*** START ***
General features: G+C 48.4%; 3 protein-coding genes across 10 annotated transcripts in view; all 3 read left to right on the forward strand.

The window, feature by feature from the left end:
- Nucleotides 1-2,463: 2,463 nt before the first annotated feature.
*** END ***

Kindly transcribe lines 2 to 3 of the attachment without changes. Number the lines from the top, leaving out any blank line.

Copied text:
The window, feature by feature from the left end:
- Nucleotides 1-2,463: 2,463 nt before the first annotated feature.